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The Technical Book on the Prairies to 1950

Paper Presented at the Prairie Print Culture Colloquium
by Diana Patterson
Mount Royal College


Why technical books?

Canada was settled mainly during the 19th -century when the everyman’s technical book became popular with an increasing number of readers. Many of Canada’s settlers had not been farmers before their emigration. The population, particularly in the Prairies, came to own large plots of land. Hence they were at a considerable distance from someone else with the skills to grind grain or build wagons. How was a newcomer, coming from a place where there were skilled trades and infrastructure, to learn all the techniques of farming and building and repairing to make a life in a strange land? How was someone to set up a business to supply the farmer with goods and services? Much of this information was available in books, mainly from the UK, the US and the Canadian government, local agencies or the CPR.

Besides the fact that the existence of self-help books was vital to some settlers in Canada, the technical book has become an almost unnoticed but tremendous force in publishing in the late 20th century. People are becoming interested in its past. By the end of the 20th century, the largest publisher in the world was (and still is) the US Government Printing Office, publisher of standards and pamphlets on doing practical things such as spraying for insects and filling out tax forms. The Canadian and provincial Governments, under the vague guise of the Queen’s Printer, produce thousands of small-run books and large-run pamphlets. Microsoft is another large, international publisher, both in print and in electronic forms. The history of how the car repair manual changed and grew, the computer manual changed its shape, and how the cookbook developed describes not only the history of technology, but the development of ideas and the changes in social patterns (you can’t get servants to do the job, so you do it yourself) and, of course, it describes the patterns of literacy. As the history of the book matures as a disciples, the history of the technical book is likely to become an important subgenre.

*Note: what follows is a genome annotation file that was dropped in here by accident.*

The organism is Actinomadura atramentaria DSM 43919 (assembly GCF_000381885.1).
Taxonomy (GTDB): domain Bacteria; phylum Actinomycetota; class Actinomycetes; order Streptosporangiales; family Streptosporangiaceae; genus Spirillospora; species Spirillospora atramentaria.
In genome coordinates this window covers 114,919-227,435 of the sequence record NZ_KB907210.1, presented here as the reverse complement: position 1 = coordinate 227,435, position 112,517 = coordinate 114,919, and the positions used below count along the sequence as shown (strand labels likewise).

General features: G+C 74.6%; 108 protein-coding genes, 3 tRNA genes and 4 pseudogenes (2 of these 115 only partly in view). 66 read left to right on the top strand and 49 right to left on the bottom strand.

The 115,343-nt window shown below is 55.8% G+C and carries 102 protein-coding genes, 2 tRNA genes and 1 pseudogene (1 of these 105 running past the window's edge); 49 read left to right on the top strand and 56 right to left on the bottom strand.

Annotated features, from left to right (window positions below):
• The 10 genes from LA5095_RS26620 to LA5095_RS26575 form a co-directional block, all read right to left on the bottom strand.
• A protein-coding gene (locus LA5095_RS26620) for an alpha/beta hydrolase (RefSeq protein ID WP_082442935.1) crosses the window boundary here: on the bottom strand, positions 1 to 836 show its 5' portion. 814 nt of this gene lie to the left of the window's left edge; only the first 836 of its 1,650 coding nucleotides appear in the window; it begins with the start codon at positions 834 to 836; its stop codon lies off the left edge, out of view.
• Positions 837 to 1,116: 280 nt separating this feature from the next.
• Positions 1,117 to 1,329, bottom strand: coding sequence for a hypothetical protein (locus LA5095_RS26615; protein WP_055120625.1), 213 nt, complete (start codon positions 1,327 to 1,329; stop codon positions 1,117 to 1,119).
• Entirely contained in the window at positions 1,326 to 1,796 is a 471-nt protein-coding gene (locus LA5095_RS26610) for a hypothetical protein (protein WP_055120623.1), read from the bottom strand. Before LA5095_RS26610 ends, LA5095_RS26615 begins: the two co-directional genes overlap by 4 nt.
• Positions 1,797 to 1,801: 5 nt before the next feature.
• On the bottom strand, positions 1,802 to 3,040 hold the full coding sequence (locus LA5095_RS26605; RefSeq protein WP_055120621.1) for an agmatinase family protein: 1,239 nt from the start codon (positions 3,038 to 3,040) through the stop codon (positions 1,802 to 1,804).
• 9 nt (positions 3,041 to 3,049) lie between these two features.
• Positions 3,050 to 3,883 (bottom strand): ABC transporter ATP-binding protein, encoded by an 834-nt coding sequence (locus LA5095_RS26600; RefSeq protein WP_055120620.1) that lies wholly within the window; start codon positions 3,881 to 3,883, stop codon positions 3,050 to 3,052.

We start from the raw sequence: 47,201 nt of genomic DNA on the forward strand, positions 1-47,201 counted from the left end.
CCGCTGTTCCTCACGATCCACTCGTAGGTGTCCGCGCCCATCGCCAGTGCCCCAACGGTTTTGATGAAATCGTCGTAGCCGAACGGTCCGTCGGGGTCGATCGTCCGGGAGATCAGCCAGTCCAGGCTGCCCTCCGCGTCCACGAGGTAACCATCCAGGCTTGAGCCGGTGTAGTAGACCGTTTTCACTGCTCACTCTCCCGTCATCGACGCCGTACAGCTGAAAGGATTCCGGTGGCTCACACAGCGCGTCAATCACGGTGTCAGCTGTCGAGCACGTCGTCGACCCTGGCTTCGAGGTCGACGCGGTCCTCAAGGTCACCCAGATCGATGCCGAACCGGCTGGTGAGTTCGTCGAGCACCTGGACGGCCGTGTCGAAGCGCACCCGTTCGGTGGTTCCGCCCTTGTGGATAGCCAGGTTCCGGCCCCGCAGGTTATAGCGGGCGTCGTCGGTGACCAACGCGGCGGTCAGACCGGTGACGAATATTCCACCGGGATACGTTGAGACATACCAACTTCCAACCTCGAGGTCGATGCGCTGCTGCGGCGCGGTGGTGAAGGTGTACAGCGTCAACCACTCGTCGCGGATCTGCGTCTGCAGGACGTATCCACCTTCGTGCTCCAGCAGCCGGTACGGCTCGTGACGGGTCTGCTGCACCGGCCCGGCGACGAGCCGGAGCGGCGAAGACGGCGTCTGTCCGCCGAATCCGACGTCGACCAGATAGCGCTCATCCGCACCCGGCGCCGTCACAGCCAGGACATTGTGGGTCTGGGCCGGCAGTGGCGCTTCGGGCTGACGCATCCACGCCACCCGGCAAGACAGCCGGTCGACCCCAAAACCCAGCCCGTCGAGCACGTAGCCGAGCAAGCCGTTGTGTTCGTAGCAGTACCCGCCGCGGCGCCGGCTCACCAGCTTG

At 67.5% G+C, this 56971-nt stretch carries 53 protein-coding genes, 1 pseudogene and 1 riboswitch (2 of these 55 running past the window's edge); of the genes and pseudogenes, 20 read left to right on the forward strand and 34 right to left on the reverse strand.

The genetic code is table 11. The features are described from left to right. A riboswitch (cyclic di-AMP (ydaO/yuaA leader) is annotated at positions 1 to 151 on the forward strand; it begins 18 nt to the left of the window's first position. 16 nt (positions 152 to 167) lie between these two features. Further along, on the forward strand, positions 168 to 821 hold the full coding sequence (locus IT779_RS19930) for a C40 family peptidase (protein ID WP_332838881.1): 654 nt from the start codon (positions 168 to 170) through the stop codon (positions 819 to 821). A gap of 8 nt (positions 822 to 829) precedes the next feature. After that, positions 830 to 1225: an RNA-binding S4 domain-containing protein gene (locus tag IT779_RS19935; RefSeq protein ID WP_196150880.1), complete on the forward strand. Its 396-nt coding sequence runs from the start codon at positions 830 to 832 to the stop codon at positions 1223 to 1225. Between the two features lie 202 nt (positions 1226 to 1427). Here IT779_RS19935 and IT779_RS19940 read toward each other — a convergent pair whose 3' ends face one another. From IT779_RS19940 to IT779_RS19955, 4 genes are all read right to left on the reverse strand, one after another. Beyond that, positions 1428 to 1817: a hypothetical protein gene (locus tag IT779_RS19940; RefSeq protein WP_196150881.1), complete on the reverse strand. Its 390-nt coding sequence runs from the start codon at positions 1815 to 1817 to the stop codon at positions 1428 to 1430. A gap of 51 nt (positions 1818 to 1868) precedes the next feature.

What is a “technical book”?

A technical book, for the purposed of this paper, is one that describes “technology” – where science or theory becomes practical. The most satisfying examples are the books of instructions for using sewing machines, butchering pigs, or building curved staircases. Textbooks on calculus, collections of laws, or scientific discussions of microbes causing flue do not fall within the scope of the technical book as described here, but some books are difficult to classify, such as laws on traffic around parking facilities for businesses planning to add a parade. The technical books discussed here will mainly be chosen as examples typical of what has survived and what seems to have existed but not survived.

TV ManualIt might be said that survival is a particular problem with technical documents.1 Once a piece of equipment is well understood, its use or repair manual is rubbish to most people. Who would keep a 1950 TV repair manual? Who has manuals for the IBM 360, which passed out of use in the 1970s? Thus for every technical document we find, hundreds or thousands may have perished. Another particular problem of technical documents is that some were created with very low print runs. The repair manual for a nuclear reactor is hardly printed in large numbers. Thus we may be able to infer the existence of several books from the existence of a sales catalogue for complex equipment.

Having said that much is missing, I must point out that much exists. I have divided the material I have located into what seem like sensible and chronological categories from the settler’s point of view.

Useful things to know on the prairies.